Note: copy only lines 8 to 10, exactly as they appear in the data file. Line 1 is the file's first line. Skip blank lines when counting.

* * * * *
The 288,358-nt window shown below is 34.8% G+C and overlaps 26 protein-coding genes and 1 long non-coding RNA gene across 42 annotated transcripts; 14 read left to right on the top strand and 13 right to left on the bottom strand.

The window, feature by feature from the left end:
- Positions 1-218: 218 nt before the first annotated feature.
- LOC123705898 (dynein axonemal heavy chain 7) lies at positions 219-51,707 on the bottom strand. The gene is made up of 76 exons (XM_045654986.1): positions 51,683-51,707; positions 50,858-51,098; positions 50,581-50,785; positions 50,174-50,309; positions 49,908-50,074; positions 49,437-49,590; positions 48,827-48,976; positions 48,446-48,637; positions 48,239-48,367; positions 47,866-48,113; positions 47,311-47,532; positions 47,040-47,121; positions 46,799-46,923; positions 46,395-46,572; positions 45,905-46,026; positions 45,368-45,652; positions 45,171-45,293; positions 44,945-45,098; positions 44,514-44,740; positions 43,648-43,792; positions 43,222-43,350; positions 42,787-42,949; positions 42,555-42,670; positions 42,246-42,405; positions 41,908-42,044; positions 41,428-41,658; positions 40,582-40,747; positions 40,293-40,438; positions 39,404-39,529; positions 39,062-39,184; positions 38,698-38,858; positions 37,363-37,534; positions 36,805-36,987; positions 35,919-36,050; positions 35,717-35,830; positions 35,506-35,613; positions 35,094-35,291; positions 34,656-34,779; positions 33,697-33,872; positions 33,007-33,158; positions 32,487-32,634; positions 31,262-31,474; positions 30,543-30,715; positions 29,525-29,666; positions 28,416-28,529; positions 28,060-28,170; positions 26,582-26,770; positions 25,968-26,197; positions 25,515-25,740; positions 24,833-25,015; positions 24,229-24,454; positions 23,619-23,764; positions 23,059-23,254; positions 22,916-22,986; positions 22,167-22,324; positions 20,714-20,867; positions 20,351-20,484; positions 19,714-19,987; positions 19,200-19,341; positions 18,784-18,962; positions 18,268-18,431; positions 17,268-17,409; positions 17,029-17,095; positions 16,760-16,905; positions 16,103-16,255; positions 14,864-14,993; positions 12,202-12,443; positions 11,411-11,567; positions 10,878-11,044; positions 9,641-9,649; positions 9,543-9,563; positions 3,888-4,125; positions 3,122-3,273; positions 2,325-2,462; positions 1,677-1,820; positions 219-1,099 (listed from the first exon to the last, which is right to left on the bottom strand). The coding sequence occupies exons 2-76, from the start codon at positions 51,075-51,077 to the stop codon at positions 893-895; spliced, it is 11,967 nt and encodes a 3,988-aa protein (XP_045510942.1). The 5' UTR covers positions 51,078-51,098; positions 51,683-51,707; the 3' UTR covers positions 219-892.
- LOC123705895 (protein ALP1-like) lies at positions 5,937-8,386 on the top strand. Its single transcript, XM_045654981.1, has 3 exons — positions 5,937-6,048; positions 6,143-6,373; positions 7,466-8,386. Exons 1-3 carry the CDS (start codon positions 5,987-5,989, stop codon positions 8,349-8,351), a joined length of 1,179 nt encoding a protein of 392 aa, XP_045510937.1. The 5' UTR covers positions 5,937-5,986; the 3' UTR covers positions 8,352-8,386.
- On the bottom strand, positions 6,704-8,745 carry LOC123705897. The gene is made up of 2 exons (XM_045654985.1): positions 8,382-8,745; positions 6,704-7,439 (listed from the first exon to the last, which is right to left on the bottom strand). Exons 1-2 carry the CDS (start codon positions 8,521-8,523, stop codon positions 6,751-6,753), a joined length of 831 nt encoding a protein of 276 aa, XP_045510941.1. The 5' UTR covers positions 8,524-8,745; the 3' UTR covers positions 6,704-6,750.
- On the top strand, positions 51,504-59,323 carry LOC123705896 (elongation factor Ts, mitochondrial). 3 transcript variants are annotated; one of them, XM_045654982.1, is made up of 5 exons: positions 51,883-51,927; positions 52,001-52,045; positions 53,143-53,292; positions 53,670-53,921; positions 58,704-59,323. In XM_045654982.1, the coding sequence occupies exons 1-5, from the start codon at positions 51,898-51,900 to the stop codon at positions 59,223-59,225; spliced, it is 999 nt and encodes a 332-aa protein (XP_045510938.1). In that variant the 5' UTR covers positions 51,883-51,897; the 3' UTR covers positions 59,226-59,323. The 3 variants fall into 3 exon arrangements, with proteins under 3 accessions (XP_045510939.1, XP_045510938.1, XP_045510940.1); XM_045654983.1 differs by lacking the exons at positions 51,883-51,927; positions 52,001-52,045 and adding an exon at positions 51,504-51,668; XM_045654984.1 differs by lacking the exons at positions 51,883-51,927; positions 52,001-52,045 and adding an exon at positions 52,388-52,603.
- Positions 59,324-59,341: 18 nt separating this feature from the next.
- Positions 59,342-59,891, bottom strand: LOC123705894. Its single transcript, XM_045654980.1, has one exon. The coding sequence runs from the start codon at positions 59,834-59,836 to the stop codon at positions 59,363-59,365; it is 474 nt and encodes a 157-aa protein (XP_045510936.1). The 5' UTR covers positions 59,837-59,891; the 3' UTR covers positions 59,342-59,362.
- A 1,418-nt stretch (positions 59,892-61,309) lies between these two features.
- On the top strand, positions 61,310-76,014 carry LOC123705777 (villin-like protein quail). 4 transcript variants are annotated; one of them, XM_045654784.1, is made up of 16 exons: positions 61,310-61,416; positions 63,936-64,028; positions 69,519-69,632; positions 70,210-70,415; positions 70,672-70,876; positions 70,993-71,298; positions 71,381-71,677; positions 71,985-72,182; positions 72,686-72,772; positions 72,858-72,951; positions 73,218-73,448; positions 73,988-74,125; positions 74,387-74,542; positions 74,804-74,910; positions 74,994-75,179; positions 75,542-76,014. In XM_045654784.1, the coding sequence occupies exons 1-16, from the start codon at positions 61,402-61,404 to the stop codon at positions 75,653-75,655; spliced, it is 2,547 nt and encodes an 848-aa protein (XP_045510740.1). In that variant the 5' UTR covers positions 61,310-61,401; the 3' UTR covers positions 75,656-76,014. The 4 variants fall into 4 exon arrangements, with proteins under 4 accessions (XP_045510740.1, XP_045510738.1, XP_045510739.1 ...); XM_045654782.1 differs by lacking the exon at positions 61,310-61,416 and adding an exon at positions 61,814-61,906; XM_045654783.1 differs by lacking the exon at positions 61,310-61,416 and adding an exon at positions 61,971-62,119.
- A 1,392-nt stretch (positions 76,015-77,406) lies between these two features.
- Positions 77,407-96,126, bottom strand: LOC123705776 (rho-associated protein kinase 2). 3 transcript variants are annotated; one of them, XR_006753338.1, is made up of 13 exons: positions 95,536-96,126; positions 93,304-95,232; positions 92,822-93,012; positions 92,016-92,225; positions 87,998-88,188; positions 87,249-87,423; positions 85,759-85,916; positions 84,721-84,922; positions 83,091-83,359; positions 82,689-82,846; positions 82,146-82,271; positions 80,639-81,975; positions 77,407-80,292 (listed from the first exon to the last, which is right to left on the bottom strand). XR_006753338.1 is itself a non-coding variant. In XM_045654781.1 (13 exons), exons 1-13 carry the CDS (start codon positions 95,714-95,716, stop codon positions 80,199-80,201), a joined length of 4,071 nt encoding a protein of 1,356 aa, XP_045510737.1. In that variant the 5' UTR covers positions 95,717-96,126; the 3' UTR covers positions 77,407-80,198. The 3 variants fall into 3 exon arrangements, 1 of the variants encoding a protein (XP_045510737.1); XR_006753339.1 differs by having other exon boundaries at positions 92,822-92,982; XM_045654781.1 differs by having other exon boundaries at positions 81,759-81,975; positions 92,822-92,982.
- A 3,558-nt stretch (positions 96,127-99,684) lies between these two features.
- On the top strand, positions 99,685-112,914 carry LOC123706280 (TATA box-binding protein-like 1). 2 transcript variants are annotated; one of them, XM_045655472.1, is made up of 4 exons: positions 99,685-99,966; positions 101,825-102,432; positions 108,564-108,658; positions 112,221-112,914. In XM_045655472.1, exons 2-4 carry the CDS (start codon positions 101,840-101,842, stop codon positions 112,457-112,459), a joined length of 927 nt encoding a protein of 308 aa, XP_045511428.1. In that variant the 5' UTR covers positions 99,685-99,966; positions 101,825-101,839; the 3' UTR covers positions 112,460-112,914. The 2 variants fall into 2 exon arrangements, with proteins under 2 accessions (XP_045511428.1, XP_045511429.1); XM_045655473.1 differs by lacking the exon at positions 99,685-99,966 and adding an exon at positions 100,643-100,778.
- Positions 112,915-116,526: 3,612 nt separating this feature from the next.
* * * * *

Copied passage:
- Positions 59,324-59,341: 18 nt separating this feature from the next.
- Positions 59,342-59,891, bottom strand: LOC123705894. Its single transcript, XM_045654980.1, has one exon. The coding sequence runs from the start codon at positions 59,834-59,836 to the stop codon at positions 59,363-59,365; it is 474 nt and encodes a 157-aa protein (XP_045510936.1). The 5' UTR covers positions 59,837-59,891; the 3' UTR covers positions 59,342-59,362.
- A 1,418-nt stretch (positions 59,892-61,309) lies between these two features.